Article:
The first locus indicates the native's temperament and personality. The total psychology of the native, his education and mental abilities, have been correlated with the first locus. In addition, those events in very early childhood can be delineated. The horoscopic point and cusp of the first locus are also important in determining the length of the native's life. Note that the native's temperament and personality are determined from the first locus of the Lunar horoscope, while early childhood events and the length of life are correlated to the first locus of the Solar chart.
In modern astrology the second locus concerns pecuniary matters: the native' s income and possessions. This is only partially correct. In the Lunar chart the second locus indicates the individual's 'feelings' about money and possessions, and to some extent his ability to acquire these things. As an acquisitive nature is likely to lead to wealth, the second locus does indeed have a tendency to indicate its acquisition; but in the Solar horoscope it is events that lead to the native's manner of earning a livelihood that are correlative. The native's propensity to command or follow (Lunar) and those whom he commands or follows (Solar) are also indicated by this locus.
The first locus deals with the native's innate mental abilities and education in general. The third locus indicates acquired mental activity: the ability to apply his mentality to such areas as literature, law, theology, etc. (Lunar). Also included here is the direction his education is likely to take (i.e. the native's mental interests). In the Solar chart the native's brothers, sisters, and other close relations including in-laws. Also correlative are short journeys, changes of domicile, and the like. In the Middle Ages this locus was considered indicative of knowledge of Holy Scripture and Canon Law.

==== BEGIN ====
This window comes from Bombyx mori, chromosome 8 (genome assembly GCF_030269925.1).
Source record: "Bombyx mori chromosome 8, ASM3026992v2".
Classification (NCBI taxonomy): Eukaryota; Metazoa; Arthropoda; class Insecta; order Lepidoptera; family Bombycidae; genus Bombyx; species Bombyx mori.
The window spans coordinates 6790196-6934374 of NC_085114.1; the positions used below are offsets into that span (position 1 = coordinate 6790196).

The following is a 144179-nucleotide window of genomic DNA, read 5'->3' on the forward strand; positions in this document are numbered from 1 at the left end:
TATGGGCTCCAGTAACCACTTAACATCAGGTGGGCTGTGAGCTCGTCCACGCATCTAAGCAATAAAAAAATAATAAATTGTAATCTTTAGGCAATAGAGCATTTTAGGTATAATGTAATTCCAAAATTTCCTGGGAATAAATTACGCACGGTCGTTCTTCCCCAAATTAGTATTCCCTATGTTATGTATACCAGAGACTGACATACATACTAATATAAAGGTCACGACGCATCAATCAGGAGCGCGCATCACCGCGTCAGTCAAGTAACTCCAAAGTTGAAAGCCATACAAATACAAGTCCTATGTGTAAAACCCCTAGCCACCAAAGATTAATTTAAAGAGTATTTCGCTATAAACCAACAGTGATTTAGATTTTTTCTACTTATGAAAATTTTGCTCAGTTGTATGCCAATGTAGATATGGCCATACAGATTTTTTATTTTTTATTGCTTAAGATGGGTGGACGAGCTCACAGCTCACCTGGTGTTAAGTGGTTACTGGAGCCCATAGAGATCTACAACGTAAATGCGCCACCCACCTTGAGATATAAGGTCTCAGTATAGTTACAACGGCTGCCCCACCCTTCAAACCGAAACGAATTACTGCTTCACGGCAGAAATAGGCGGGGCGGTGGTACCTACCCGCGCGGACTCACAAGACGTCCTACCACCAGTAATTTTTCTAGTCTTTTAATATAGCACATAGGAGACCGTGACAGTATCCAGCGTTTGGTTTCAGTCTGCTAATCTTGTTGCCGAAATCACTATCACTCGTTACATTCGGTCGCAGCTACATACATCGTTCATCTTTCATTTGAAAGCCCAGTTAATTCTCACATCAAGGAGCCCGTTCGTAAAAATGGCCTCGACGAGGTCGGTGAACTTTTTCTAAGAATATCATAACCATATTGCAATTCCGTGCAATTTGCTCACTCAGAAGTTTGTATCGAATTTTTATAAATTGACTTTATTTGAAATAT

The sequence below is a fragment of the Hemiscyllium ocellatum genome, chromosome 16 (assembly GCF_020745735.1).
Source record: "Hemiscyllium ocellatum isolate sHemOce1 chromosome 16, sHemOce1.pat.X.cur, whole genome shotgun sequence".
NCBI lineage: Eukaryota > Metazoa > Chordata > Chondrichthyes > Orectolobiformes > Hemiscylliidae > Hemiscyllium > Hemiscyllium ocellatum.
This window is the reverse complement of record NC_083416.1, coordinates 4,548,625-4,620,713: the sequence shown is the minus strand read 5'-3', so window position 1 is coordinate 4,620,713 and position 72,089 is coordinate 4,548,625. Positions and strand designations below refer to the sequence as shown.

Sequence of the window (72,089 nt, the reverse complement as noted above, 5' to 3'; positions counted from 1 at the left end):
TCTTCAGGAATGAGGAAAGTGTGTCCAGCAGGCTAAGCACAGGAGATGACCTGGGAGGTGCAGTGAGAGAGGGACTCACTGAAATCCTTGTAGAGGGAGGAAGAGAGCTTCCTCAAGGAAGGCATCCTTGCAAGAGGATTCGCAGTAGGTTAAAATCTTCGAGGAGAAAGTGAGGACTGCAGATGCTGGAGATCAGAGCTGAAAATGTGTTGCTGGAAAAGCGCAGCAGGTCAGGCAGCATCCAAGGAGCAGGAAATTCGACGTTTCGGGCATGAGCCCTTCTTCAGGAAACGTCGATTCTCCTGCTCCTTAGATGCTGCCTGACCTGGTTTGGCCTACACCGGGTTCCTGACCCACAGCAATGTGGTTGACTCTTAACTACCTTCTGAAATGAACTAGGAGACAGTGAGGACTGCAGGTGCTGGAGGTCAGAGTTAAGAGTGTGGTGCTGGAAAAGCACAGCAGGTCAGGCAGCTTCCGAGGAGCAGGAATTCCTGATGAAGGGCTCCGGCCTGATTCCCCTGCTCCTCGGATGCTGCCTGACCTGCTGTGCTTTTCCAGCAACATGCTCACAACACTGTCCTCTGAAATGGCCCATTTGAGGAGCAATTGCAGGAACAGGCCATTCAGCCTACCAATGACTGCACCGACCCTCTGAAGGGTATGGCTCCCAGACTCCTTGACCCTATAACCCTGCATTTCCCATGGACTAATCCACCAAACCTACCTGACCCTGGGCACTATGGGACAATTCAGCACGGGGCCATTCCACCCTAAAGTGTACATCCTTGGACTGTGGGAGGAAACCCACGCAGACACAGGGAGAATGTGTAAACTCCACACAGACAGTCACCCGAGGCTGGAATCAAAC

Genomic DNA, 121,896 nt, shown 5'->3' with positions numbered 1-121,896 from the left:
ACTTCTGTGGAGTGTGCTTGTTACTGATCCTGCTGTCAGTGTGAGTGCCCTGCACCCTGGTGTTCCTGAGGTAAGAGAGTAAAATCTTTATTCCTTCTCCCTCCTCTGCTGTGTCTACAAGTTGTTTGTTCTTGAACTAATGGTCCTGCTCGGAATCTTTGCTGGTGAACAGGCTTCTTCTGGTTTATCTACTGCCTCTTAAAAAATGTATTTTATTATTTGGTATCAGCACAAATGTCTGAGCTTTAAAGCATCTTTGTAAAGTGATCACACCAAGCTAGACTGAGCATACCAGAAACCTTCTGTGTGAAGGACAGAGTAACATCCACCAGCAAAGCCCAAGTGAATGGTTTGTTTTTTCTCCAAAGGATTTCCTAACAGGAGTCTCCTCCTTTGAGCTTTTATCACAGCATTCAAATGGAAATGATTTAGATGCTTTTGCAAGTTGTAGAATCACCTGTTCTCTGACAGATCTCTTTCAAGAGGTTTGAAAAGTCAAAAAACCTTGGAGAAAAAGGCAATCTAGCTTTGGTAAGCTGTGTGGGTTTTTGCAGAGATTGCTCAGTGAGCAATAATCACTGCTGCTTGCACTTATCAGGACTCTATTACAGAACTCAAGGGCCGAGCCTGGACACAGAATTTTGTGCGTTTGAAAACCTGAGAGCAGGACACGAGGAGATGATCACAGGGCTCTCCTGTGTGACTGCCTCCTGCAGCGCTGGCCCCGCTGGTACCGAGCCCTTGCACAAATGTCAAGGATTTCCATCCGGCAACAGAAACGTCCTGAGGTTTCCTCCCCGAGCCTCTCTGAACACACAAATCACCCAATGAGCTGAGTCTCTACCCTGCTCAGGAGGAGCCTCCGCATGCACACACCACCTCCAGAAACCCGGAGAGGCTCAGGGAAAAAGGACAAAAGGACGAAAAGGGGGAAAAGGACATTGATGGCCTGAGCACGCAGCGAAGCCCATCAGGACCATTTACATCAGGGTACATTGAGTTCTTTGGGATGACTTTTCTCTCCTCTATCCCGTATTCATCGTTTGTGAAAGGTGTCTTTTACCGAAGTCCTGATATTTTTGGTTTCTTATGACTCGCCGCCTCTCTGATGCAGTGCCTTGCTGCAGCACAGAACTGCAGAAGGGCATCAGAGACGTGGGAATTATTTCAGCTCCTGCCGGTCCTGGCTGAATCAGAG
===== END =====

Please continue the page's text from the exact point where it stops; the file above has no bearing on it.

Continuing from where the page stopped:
Remember that the first three loci require a combination of matter and form. Therefore any events, propensities, or abilities indicated by these loci, not complementary to 'both' of these factors in the native, cannot transpire.
The fourth locus concerns the native's home and parents, especially the father. It is correlative of real estate, farms and mines. It is also indicative of the grandparents and of immediate descendants. The Solar horoscope's fourth locus presages events concerning these elements. The Lunar locus is indicative of those traits of temperament and personality formed as a result of associations with these elements. Aristotelianism recognizes that the soul has accidental qualities as well as its inherent qualities. These accidental qualities are a product of the environment and receive their form from the soul. Hence the accidental qualities of the soul are as the body.
The fifth locus indicates children (especially sons), love affairs, and personal pleasures and enjoyments. In the Middle Ages this house was also considered correlative of small acquisitions of wealth through such ventures as agriculture (i.e., success or lack of same of crops, etc.). Friendships in general, and business contracts in particular, are also of concern here. In the Lunar horoscope the fifth locus is indicative of the native's creativity. In this regard it is the first and third loci that determines the creative ability; the fifth locus determines the outward manifestation of this ability.